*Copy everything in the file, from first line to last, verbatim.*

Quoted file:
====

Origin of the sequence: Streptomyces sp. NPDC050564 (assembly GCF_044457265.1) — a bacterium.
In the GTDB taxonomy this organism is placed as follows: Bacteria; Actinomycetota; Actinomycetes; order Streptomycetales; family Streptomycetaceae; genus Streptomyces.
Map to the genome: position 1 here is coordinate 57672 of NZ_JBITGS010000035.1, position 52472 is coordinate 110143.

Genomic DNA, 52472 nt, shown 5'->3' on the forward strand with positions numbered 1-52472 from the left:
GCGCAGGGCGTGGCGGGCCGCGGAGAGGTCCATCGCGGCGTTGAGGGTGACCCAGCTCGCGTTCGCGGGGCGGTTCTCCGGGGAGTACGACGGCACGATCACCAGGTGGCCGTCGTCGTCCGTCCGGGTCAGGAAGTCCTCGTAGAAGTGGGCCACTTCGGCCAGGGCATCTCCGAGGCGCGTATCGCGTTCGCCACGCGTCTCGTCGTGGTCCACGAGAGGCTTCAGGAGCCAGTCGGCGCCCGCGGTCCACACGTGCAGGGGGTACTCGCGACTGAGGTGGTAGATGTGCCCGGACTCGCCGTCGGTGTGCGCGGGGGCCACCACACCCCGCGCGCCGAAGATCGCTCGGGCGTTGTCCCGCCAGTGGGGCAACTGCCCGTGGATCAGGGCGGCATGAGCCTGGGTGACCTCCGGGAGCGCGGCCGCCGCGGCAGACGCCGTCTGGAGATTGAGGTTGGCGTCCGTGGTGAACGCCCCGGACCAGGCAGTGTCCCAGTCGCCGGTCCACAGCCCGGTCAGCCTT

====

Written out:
Origin of the sequence: Streptomyces sp. NPDC050564 (assembly GCF_044457265.1) — a bacterium.
In the GTDB taxonomy this organism is placed as follows: Bacteria; Actinomycetota; Actinomycetes; order Streptomycetales; family Streptomycetaceae; genus Streptomyces.
Map to the genome: position 1 here is coordinate 57672 of NZ_JBITGS010000035.1, position 52472 is coordinate 110143.

Genomic DNA, 52472 nt, shown 5'->3' on the forward strand with positions numbered 1-52472 from the left:
GCGCAGGGCGTGGCGGGCCGCGGAGAGGTCCATCGCGGCGTTGAGGGTGACCCAGCTCGCGTTCGCGGGGCGGTTCTCCGGGGAGTACGACGGCACGATCACCAGGTGGCCGTCGTCGTCCGTCCGGGTCAGGAAGTCCTCGTAGAAGTGGGCCACTTCGGCCAGGGCATCTCCGAGGCGCGTATCGCGTTCGCCACGCGTCTCGTCGTGGTCCACGAGAGGCTTCAGGAGCCAGTCGGCGCCCGCGGTCCACACGTGCAGGGGGTACTCGCGACTGAGGTGGTAGATGTGCCCGGACTCGCCGTCGGTGTGCGCGGGGGCCACCACACCCCGCGCGCCGAAGATCGCTCGGGCGTTGTCCCGCCAGTGGGGCAACTGCCCGTGGATCAGGGCGGCATGAGCCTGGGTGACCTCCGGGAGCGCGGCCGCCGCGGCAGACGCCGTCTGGAGATTGAGGTTGGCGTCCGTGGTGAACGCCCCGGACCAGGCAGTGTCCCAGTCGCCGGTCCACAGCCCGGTCAGCCTT